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Deserted streets are a sign of love, say Ireland’s Church leaders in ‘Thank You’ message

By Cian Molloy - 19 April, 2020

Thee vast majority of people on this island are working together, in a way that has perhaps never been seen before, says the leaders of Ireland's four main Churches.

Ireland’s church leaders have joined together in expressing thanks to the country’s frontline heroes, commending them for ‘their work, courage and compassion’ as the COVID-19 crisis continues.

It has become the custom of the heads of the Catholic, Church of Ireland, Methodist and Presbyterian Churches to meet up virtually via a video conference each week. This week they were united in their praise for health workers and all those who are keeping other essential services, such as food supplies, going.

“We have the greatest admiration for our healthcare workers who are literally serving on the frontline in caring for the sick and dying. We offer our deepest thanks, commending them for their work, courage and compassion as we continue to remember them in our prayers,” says a joint statement issued by the Catholic primate Archbishop Eamon Martin of Armagh, his Church of Ireland counterpart Archbishop-elect John McDowell, the president of the Methodist Church in Ireland Rev Sam McGuffin, and Presbyterian Church moderator Dr William Henry.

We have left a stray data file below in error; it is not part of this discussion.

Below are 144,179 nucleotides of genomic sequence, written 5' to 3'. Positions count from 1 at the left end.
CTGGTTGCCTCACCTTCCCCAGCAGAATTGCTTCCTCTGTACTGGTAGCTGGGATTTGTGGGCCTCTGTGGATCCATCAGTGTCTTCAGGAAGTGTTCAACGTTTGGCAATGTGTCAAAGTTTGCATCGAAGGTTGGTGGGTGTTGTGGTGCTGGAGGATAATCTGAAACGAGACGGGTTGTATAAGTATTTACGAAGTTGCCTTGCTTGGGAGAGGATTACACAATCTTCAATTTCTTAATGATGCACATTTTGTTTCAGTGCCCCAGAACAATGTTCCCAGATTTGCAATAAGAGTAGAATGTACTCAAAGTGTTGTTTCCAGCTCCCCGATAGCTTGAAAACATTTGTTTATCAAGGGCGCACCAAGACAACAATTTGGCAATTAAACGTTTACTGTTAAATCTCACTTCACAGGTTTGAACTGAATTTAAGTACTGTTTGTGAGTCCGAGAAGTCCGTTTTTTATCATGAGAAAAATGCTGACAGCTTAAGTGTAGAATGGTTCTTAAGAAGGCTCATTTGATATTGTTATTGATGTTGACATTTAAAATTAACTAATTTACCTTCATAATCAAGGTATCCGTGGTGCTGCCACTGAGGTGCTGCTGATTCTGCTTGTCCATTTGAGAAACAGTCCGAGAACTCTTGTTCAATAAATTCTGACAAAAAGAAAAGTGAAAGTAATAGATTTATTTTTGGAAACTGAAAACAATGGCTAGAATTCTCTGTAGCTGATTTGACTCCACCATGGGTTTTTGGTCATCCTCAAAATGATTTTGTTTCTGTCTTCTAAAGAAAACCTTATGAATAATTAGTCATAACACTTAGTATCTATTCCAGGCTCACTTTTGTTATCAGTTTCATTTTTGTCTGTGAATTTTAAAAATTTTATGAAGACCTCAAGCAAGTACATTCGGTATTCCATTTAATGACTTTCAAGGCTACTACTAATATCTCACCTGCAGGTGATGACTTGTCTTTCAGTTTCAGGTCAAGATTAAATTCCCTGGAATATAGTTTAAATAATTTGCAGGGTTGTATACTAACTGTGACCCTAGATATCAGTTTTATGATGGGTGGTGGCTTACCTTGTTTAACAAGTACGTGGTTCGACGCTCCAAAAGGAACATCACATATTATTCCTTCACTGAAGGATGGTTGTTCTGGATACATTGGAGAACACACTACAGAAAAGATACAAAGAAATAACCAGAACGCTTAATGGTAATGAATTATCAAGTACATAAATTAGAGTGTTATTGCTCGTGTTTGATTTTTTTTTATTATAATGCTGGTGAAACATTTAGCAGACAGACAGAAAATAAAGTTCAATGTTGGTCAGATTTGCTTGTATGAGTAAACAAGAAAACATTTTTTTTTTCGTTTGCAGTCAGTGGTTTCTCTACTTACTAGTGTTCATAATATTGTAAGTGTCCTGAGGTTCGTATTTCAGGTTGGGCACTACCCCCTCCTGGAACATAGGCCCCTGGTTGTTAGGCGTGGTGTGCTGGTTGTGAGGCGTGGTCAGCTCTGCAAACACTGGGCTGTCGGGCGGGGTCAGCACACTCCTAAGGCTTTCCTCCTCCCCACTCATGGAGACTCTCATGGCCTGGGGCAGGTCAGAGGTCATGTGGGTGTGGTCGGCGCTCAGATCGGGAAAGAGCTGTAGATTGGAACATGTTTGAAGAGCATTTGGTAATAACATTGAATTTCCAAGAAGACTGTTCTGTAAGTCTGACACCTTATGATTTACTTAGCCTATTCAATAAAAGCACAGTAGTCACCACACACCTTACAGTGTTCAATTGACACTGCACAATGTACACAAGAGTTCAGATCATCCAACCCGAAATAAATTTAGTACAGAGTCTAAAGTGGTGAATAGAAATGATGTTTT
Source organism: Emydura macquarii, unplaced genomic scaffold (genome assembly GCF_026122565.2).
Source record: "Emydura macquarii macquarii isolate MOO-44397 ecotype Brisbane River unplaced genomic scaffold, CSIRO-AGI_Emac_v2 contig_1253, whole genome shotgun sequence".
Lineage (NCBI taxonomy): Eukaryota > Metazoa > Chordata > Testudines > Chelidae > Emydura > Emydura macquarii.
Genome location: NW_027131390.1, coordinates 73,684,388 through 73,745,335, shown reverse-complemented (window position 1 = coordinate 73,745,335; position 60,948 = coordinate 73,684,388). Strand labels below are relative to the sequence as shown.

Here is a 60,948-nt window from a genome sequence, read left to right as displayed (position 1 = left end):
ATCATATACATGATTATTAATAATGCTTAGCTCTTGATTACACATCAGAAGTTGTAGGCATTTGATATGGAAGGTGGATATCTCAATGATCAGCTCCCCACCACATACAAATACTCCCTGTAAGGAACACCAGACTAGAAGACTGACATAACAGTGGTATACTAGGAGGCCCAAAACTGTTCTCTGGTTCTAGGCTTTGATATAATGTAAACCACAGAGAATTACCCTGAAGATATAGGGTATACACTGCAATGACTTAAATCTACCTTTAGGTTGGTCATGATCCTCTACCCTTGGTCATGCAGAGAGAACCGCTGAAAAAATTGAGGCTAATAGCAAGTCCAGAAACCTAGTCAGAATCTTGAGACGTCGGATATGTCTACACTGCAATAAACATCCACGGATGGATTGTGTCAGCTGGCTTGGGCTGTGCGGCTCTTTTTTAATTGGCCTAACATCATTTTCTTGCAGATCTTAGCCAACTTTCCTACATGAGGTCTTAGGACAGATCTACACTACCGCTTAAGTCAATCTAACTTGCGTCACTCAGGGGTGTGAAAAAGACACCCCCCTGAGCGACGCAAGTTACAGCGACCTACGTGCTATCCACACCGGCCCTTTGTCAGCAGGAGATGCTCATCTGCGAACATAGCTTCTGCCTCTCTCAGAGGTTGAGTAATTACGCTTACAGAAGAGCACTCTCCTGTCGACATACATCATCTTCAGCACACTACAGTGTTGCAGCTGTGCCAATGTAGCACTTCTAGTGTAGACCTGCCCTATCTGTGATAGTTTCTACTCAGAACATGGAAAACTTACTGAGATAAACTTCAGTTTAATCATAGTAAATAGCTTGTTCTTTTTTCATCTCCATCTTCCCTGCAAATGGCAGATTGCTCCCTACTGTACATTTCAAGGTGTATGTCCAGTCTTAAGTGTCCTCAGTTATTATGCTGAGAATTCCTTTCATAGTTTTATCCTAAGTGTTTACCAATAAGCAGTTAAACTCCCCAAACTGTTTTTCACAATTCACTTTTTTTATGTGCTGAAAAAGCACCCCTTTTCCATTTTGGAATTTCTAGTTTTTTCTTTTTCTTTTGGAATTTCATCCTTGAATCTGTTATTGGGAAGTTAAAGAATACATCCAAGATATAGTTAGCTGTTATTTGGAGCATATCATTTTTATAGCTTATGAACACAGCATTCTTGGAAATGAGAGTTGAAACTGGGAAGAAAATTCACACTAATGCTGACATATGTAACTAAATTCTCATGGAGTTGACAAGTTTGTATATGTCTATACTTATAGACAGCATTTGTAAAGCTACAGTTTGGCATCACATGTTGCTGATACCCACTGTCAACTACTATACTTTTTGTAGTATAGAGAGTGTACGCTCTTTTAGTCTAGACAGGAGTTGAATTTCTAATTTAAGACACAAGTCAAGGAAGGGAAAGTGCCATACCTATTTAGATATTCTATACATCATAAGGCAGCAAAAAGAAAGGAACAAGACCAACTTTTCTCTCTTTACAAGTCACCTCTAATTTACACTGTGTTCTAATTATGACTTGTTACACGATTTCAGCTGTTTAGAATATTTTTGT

“We also remember the countless others who are serving the community in ways, which in other circumstances, we would consider everyday – those involved in providing and selling food and essential items, pharmacists, and everyone working with the public for our wellbeing,” say the four on behalf of their various congregations.

“We owe them a huge debt of thanks and gratitude – thanks, which in many ways is also due to everyone, as we play our part in following the challenging, but necessary, restrictions on normal life, as we have come to know it.

“These are difficult times, but if we all work together for the common good, better days lie ahead.”

Looking to the future, the Church leaders believe that when the pandemic abates there will be “a renewed and strengthened sense of community on this island and a new understanding and a deeper appreciation of one another”.

They say: “In the last number of weeks we have witnessed the vast majority of people on this island working together, in a way that has perhaps never been seen before, protecting one another from this terrible unseen enemy which is attacking our community.

“Deserted streets and roads are not signs of abandonment, but of love.”

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